Willacy wages high-tech fight against COVID-19

RAYMONDVILLE — Willacy County is going high-tech in its battle against the coronavirus.

So far, the Raymondville school district, Willacy County and the county’s Emergency Medical Services agency have purchased bipolar ionization systems to help protect their buildings from COVID-19.

Now, Raymondville officials are planning to install the system in the city’s public buildings.

Earlier this week, city commissioners gave City Manager Eleazar Garcia the go-ahead to purchase the technology.

“ We’re doing this for the protection of our employees and citizens when they come in,” Mayor Gilbert Gonzales said Wednesday. “It’ll be good to know people are protected.”

At City Hall, Garcia said he’s planning to spend about $15,000 in federal Coronavirus Aid, Relief and Economic Security Act, or CARES funding to purchase the technology priced at about $1,200 to $1,500 per unit.

Officials are planning to install units at City Hall, the Rural Technical Building, the police station and the water and sewer plants, Gonzales said.

Garcia said the units will be installed in the buildings’ air conditioning and heating systems.

“ The technology will remove bacteria and flush it out of the building,” Gonzales said.

At county offices, county commissioners have tapped about $10,800 in CARES funding to install the technology at the county’s emergency shelter at the Willacy County Housing Authority, County Judge Aurelio Guerra stated.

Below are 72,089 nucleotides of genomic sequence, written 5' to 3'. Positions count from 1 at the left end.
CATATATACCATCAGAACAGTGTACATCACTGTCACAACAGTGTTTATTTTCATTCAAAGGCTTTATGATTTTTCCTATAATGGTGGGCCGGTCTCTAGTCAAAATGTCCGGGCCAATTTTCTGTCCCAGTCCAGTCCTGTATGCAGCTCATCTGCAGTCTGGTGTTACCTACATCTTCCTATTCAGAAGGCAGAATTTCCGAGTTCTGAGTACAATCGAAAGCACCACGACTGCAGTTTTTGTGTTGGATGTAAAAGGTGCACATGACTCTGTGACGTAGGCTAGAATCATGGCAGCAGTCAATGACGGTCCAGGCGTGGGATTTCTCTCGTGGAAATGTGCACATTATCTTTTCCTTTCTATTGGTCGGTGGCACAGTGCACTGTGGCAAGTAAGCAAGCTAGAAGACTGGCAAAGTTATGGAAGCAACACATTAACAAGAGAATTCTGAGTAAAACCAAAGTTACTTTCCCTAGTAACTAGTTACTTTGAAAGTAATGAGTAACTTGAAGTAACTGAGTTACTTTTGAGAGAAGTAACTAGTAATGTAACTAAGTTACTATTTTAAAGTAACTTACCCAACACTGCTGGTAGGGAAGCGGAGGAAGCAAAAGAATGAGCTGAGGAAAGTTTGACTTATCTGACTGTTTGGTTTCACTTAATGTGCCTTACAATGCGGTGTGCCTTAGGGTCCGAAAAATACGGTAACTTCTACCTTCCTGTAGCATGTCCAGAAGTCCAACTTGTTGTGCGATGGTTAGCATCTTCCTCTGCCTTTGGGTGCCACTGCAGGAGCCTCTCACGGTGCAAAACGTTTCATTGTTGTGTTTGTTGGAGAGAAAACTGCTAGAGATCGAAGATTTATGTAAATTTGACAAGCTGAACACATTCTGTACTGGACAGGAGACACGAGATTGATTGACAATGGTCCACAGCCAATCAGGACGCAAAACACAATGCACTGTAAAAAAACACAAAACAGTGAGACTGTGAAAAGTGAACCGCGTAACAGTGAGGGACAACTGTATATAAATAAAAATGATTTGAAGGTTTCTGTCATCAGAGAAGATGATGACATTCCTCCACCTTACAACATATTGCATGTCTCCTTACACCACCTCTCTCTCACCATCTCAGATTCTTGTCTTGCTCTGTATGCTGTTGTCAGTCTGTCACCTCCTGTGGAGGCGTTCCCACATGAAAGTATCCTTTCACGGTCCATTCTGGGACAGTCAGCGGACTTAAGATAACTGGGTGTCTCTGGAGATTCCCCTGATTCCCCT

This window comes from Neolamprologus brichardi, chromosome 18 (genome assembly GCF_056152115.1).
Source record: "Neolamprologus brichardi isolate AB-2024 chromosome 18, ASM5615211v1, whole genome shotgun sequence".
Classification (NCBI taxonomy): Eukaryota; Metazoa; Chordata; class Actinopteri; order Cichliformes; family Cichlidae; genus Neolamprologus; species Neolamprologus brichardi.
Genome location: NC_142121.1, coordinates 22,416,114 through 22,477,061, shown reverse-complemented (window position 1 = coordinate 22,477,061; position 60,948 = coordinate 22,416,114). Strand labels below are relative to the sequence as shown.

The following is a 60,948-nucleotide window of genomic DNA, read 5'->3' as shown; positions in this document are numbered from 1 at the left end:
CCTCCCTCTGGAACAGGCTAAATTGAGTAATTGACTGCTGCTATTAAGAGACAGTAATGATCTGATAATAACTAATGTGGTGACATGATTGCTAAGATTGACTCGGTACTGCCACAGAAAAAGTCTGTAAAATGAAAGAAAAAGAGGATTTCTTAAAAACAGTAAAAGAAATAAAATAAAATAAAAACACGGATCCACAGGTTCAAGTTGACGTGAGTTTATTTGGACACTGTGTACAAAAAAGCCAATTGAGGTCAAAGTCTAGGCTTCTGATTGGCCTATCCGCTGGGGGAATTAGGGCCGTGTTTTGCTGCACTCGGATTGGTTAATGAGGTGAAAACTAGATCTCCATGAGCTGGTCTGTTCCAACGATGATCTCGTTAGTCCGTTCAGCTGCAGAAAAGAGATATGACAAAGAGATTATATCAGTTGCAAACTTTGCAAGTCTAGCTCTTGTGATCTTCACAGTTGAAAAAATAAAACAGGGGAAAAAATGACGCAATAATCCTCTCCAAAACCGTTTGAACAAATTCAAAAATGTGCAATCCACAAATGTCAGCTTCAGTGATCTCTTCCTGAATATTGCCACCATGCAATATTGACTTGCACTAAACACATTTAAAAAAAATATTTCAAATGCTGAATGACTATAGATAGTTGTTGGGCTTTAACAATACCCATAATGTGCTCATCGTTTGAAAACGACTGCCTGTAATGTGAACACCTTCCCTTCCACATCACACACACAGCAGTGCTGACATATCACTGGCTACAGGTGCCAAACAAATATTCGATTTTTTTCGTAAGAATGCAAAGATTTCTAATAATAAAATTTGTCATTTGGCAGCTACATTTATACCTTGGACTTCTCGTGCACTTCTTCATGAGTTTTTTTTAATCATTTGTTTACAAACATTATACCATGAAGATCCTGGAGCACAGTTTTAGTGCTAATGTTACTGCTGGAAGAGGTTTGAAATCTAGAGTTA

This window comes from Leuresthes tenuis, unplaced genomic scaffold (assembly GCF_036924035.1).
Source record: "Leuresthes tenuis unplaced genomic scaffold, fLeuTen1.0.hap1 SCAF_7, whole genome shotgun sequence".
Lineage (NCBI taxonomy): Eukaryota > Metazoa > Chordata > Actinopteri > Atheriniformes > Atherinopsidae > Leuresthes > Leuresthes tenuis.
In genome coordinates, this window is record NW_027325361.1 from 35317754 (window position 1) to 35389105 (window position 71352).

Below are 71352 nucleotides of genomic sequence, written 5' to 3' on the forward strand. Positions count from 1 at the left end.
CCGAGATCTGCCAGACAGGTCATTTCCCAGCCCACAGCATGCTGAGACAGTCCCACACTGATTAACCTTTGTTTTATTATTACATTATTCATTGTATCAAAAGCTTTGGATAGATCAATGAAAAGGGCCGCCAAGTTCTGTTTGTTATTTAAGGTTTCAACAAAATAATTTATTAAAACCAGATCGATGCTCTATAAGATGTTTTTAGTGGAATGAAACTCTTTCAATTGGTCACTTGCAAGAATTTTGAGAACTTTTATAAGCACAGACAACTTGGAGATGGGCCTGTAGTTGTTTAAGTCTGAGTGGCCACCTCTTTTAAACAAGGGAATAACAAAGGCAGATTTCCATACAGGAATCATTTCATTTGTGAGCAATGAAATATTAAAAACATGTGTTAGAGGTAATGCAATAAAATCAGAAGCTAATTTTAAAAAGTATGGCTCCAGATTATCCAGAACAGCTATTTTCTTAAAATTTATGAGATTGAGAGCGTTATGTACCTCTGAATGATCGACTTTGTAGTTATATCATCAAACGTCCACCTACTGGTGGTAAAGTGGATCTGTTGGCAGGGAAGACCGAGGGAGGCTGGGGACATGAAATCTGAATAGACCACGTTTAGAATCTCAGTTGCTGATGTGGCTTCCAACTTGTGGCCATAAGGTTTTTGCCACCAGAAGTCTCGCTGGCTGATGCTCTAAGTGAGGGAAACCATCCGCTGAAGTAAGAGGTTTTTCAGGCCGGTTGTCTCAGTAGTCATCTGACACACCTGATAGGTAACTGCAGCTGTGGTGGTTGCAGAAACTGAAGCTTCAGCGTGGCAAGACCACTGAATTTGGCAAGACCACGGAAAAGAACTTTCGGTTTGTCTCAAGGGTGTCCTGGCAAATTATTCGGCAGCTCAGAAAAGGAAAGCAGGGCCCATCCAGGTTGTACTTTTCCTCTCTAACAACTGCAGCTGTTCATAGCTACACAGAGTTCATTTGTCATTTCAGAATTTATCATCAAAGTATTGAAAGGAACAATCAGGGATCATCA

Now, officials are considering purchasing units to install at other county buildings including the Willacy County Jail, he stated.

EMS protects station

More than two months ago, Frank Torres, the county’s emergency management coordinator, dipped into CARES funding to buy about $6,000 worth of units to help safeguard the county’s EMS station’s 10,000-square-foot front offices and living quarters.

“ We pick up infected people every day,” Torres, who serves as the county’s EMS director, said. “Even though we use (personal protective equipment), it makes sense to clean up and sanitize the air for my crews.”

Raymondville school district takes lead

Across much of the county, officials are following the Raymondville school district’s lead.

Earlier this year, the district spent $626,000 to install the technology across its 500,000 square-feet of classrooms, gymnasiums, cafeterias and offices, Deputy Superintendent Ben Clinton has said.

“ The only thing more important than student success is student safety,” Superintendent Stetson Roane wrote in a message to parents. “That is why Raymondville ISD has invested in needlepoint bipolar ionizers, an air-purifying technology that eliminates bacteria, mold and viruses including COVID-19 from the air and surfaces.”

A long-established technology, bipolar ionization employs basic biology to kill viruses such the coronavirus, Clinton has said.

“ The needlepoint bipolar ionizer utilizes specialized tubes that take oxygen molecules from the air and converts them into charged atoms,” a district press release stated.

“ These charged atoms surround and deactivate harmful substances like airborne mold, bacteria, allergens and viruses. The end-result is cleaner and healthier air for occupants to breath, without the use of harmful chemicals.”

Long-established in Europe, bipolar ionization was introduced in the United States in the 1970s to control pathogens in food processing.

By 2004, the technology was proven effective during the SARS outbreak before taking on outbreaks of MERS and norovirus along with various strains of influenza, according to April’s edition of Business Insider.

According to the magazine, Johns Hopkins Hospital, Children’s Hospital Boston and the University of Maryland Medical Center have implemented the technology as well as airport terminals at LaGuardia, O’Hare, LAX, and San Francisco International.

Meanwhile, venues such as Tampa’s Amalie Arena along with JFK airport’s TWA Hotel are implementing the technology that’s being installed at such office complexes as Google headquarters in Chicago and San Jose, the magazine states.